Collapsing houses are not the first things that come to mind when we think about the effects of snow. In the U.K., we have civil engineers and architects who sort that stuff out. However, even modern buildings can be caught unaware by the climate, and snow, being made of water, is heavy.
The Hypostyle Hall had an area of 5000 m2 (103 x 52m). Its flat stone roof was supported by 16 rows of massive pillars, 132 in total, over 20m tall, with 12 exceptionally large ones, 24m tall, at the centre. Each column is 2.8m in diameter, about the same width as the gaps between them, creating a forest of stone with acres of surface decoration.
The timber architecture of northern Europe starts in the ‘Neolithic’, the period of the earliest farming peoples in Europe. Starting in about 7000 BC, the first cereal farmers spread northwards and westwards into Europe from the Near East. They sought out light, easily cultivated alluvial soils, spreading round the coast of the Mediterranean and up the Atlantic seaboard, as well as up river systems like the Danube and the Rhine. Agriculture had reached central Europe by 5500 BC and was established in the British Isles about 4000 BC.
The Neolithic longhouse is heavily constructed, with dozens of posts in the interior space. This style of structure, where the weight of the roof is carried on posts buried in the ground, persists for most of prehistory. In northern Europe it is gradually replaced in the Iron Age and Roman periods by structures with load-bearing walls. This change reduced the number of posts or columns required to support the roof, increasing the utility of the interior space.
Conversely, on the northern edge of Neolithic expansion, timber building had to be abandoned quite early. On the Orkneys, a group of islands off the north coast of Scotland, the natural tree cover of birch, aspen and rowan is not good for building, and, as often happens on islands, trees became scarce, presenting a problem for Neolithic builders.
During the Neolithic, where available, stone was used for tombs and monuments. The simple ‘megalithic’ style of architecture, utilising natural slabs of stone with a minimum of working, is very durable, especially for subterranean tombs, where timber would rot. In exceptional cases, such as Stonehenge, stone was transported, but in many areas, such as southeast England, it was simply not available, and timber was the only structural building material.
Some archaeologists have suggested that the use of stone was of itself symbolic of death. If true, such symbolism would have a limited geographical relevance. It has even been suggested that, by contrast, some wooden structures represent life, which would be news to the trees, who pretty much have had their chips when they are cut down for timber. The choice of building material is very much a response local conditions, and is not a straightforward cultural decision.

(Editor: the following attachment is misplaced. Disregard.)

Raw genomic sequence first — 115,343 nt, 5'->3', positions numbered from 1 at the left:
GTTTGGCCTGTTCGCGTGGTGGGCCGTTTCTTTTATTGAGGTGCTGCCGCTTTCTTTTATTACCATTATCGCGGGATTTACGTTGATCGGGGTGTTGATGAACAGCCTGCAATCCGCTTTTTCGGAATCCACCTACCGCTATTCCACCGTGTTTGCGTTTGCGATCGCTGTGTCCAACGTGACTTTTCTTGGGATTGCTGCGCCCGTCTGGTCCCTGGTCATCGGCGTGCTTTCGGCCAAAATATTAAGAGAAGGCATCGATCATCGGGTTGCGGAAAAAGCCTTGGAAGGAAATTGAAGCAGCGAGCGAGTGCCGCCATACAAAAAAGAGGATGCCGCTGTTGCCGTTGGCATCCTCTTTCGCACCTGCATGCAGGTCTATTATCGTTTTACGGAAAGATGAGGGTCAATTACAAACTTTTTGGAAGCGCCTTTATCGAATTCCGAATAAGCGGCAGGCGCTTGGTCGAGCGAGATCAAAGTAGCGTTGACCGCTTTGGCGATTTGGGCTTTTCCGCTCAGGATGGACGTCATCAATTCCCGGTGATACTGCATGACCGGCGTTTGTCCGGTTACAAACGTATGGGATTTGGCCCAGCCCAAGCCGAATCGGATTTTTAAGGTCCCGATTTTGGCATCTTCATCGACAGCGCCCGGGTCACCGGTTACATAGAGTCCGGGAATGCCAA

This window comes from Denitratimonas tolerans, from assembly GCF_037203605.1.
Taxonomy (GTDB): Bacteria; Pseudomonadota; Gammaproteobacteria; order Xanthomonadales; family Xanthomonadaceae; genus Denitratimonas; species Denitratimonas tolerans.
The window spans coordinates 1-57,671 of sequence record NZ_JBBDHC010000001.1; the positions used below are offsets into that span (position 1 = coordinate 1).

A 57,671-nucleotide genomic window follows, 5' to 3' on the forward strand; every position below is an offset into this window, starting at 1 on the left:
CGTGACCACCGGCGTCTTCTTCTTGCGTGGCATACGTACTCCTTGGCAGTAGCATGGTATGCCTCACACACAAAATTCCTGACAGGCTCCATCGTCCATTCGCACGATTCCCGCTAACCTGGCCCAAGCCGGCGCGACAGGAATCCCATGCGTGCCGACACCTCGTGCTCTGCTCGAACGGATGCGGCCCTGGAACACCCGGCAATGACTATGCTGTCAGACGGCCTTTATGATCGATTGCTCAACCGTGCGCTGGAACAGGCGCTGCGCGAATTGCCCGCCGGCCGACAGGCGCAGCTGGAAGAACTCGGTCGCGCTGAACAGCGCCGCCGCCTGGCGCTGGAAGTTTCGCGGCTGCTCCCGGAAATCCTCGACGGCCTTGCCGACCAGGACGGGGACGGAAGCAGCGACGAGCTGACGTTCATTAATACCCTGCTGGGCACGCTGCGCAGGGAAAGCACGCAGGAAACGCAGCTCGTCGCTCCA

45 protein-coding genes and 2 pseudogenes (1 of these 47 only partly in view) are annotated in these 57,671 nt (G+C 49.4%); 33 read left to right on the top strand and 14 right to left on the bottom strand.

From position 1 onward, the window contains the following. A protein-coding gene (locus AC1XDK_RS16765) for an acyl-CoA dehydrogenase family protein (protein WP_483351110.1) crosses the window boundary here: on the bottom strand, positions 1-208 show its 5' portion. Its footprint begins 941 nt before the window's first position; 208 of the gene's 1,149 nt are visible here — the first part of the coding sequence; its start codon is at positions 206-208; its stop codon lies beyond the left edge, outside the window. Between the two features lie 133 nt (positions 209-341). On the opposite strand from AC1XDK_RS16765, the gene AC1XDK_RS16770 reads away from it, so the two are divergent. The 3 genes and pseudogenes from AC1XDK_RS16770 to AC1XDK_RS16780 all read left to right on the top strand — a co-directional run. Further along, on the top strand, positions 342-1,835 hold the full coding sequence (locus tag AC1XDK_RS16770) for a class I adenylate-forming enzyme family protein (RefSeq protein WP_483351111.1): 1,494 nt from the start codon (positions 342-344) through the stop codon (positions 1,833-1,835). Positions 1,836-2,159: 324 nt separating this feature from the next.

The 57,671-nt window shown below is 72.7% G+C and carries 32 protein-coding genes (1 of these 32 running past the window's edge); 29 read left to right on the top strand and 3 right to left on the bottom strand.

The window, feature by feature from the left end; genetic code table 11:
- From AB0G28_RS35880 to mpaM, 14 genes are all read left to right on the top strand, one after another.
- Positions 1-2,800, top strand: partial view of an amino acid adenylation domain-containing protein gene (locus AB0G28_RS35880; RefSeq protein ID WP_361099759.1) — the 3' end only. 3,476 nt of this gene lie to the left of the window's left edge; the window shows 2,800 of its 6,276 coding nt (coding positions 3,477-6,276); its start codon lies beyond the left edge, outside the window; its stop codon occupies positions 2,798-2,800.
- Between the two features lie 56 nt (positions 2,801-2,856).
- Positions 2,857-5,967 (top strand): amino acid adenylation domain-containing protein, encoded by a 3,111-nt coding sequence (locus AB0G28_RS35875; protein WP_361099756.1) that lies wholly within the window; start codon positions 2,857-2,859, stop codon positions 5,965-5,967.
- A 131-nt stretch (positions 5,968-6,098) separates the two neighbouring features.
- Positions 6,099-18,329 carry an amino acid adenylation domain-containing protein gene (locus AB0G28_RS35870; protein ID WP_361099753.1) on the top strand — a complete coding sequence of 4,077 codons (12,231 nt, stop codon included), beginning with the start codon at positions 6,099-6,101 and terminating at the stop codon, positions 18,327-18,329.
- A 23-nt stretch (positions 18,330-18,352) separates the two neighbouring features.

Knowing how to put these heavy timber components together safely, so they can withstand the local environment without killing their occupants, was a specialist job, even in the Neolithic; someone has to make the call as to what is safe. Even over-design requires a designer.
For four millennia, post and lintel timber building was the dominant system of architecture in Britain, part of a tradition with even older roots in Europe. However, the primitive assumptions made by archaeologists about building in the Iron Age leave little room for development in the 4000 years, leading some to conclude that Neolithic buildings were tied together with some form of rope or string. I don’t think I have seen this written explicitly, but this ‘string theory’ is part of the visual language of prehistory used in illustrations.
Leaving aside the sheer impractically of successfully tying together timbers weighing hundreds of kilograms with honeysuckle or something similar, it implies that Neolithic people could not make a hole through a piece of wood and form a simple tenon joint. A post with a tenon joint at the top to join to a horizontal timber is the reason you use ’post & lintel’ architecture. It's how it works. Not jointing the post and lintel is like using nuts but not bolts!
Neolithic woodworking tools were made of stone. Toolmakers dug mines with antler picks to find the best flint beds, and sought out the hardest stone they could find, then laboriously ground and polished it into tools. They would even bore shaft holes through hard stone axes – and it is not immediately obvious how you drill a hole through stone! (They probably used a bone drill with abrasive sand.) There is something uncompromising about Neolithic tools; they are made to be as good as possible.
The early antiquarians had to fit all history into the 6000 odd years allowed for it in the Bible, but British prehistorians have made 6000 years of timber building end up with the simple form of mud hut we have imagined for the Iron Age.
Sources & Further Reading:2006 snow [all links accessed 12 October 2009]:
Orkney [accessed 12 October 2009]: http://www.orkneyjar.com/index.html
Evidence for string [accessed 12 October 2009]: http://www.telegraph.co.uk/news/newstopics/howaboutthat/3681143/Archaeologists-find-piece-of-string-dating-back-8000-years.html
 W. Startin (1978), "Linear Pottery Culture Houses: Reconstruction and Manpower." Proceedings of the Prehistoric Society 44: pp. 143-59.
 Neolithic house at Llandygai [accessed 12 October 2009]: http://www.heneb.co.uk/llandegaiweblog/neolithichouse.html